We eventually made it to the junction with Hutton Square Road, and we began to slowly move along it, finding similar species as we went. But then we heard it – one of the species we had been seeking. The buzzy notes of a Golden-winged Warbler rose from the early successional habitats which lined the road. We enthusiastically hopped out of the cars and I spotted the bird sitting on an open branch, only to have it fly away before everyone could see it well. So we stood and waited, walking the stretch of road back and forth in the hope that it would return. With all the difficulty of finding a Warbling Vireo that day, there was clear concern that the Golden-winged might offer us the same treatment.
After several frustrating – and perhaps agonizing - minutes of waiting, the bird sang again, but further from the road and we couldn’t locate it. But the song gave us hope, and after a few more minutes the bird landed to sing in plain view in a bare tree along the road! If nothing else, birding teaches us patience. Everyone was buzzing about the Golden-winged, and then a Prairie Warbler sang from nearby! We didn’t know which way to turn!
We were soon in search of the Prairie Warbler and like the Golden-winged it initially proved elusive to find, staying fairly low in thick bushes and only affording us quick glimpses, its rising zzzzs of a song giving away its location from time to time. Meanwhile the Golden-winged Warbler continued to return to a few trees along the road, granting us amazing views of it, even as we began to focus on the Prairie which was staying out of sight. To add to the confused excitement, a third bird began to sing a Golden-winged/Blue-winged Warbler-esque song and I pursued it along the road, finding a Brewster’s Warbler – a hybrid of the Golden-winged and Blue-winged Warblers. But unfortunately I was the only person who got decent views of that bird and we returned back to where we had heard the Prairie Warbler in the hopes of better luck with it.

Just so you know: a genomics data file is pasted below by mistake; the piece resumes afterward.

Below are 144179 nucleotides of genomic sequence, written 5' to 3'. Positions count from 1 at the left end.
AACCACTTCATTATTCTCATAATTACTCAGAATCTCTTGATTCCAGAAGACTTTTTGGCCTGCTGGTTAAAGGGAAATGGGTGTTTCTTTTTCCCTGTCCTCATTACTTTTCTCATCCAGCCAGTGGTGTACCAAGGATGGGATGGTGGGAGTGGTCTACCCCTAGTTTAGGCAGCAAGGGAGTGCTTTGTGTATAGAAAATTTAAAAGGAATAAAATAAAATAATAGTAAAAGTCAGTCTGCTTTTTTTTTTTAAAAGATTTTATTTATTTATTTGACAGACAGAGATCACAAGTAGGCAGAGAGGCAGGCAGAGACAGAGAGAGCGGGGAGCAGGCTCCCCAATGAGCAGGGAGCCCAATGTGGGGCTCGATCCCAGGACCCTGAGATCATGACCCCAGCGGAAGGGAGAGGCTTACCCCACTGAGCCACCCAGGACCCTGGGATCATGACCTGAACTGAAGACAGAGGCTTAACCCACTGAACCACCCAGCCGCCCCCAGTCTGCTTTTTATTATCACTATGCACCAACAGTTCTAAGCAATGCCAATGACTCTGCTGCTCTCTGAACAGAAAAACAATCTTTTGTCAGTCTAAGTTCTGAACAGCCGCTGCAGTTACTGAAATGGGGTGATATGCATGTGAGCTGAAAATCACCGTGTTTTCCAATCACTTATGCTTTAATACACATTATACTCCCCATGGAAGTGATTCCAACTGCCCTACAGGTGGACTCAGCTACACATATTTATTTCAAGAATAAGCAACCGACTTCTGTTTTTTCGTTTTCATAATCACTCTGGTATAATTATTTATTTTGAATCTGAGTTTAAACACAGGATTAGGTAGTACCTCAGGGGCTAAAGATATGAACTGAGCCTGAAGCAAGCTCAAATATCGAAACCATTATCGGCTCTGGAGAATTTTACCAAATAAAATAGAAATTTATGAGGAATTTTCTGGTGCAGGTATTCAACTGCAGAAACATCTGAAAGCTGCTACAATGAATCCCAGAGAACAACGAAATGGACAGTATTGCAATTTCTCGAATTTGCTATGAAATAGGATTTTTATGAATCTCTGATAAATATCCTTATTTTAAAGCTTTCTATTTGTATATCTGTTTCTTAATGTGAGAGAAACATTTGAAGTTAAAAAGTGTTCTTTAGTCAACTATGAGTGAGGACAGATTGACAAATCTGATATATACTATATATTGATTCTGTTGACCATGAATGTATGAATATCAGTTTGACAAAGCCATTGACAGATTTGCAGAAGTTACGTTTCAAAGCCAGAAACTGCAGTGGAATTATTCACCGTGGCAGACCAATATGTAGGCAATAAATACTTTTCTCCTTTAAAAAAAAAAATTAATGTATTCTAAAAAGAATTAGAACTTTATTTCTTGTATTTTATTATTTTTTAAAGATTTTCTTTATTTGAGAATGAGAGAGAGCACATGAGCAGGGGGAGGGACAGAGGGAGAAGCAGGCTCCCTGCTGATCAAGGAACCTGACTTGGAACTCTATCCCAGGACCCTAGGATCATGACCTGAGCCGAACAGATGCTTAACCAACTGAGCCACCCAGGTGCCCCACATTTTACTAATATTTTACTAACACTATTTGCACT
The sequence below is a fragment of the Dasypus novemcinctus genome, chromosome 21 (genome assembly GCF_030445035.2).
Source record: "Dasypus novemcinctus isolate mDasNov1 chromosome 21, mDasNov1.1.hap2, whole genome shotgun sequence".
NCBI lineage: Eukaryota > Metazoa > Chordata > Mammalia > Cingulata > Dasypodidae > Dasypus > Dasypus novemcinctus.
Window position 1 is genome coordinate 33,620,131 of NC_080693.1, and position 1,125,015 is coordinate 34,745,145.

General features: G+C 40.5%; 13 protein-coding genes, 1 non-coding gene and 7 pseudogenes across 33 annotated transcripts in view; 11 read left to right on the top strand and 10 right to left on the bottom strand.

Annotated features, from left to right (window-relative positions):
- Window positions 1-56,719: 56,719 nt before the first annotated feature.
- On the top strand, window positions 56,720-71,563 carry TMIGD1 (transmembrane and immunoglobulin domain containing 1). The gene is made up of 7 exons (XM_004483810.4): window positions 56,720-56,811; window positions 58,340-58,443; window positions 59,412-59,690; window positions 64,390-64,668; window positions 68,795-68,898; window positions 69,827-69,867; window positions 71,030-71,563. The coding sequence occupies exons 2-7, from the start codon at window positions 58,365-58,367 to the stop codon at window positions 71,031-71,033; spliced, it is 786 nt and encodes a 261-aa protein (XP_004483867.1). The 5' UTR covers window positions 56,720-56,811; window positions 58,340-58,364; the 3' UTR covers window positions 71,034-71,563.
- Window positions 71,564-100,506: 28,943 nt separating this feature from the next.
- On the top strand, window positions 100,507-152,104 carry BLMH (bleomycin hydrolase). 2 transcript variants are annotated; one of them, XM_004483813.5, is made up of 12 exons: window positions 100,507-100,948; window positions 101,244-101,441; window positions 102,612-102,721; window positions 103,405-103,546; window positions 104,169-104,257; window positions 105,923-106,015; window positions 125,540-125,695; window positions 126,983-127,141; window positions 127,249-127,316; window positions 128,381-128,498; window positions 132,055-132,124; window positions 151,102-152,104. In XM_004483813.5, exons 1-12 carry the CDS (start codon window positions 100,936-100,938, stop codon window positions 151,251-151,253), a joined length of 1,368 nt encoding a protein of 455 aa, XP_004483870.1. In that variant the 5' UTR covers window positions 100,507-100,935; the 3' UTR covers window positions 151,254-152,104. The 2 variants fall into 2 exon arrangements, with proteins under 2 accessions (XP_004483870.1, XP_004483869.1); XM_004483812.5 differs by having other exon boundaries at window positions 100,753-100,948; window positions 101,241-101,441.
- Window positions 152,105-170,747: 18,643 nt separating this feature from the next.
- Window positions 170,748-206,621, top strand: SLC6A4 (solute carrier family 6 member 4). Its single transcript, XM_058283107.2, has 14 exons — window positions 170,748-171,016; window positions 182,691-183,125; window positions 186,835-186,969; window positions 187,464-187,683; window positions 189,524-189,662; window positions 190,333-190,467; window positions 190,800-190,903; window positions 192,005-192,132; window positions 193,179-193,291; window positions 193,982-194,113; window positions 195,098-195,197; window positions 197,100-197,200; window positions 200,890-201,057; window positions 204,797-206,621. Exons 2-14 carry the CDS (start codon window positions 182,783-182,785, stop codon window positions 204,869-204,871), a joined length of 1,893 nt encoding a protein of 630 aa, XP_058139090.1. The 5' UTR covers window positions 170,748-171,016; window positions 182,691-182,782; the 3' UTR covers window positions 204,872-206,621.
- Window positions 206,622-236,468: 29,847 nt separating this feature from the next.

Thankfully our continued efforts were not met with frustration. The Prairie Warbler – after the requisite teasing of pursuing birders – finally sang from some of the same bare trees chosen by the Golden-winged, bringing with it both smiles of enjoyment and relief from all of us. And as it flew out of sight and we prepared to leave for our next adventure, the Golden-winged Warbler perched once again in the open, as if it was the easiest bird to see in the world.
That’s often how it seems to go with birds. We as birders pursue them, working hard for even a brief glimpse of a bird, and then once we have seen them, the bird keeps coming back making us wonder why it was all that difficult to find in the first place! But I think most birders would agree that’s an okay scenario from their perspective. After all, if every bird was easy to find, there would be no challenge or reward in their pursuit or in eventually spotting them. The birds can tease us all they want – we only ask a view eventually. And in truth we have little say in the matter. And so after more splendid looks at it, we left the Golden-winged Warbler singing its buzzy tune in the open, poised to hide again for a spell when the next set of birders came along.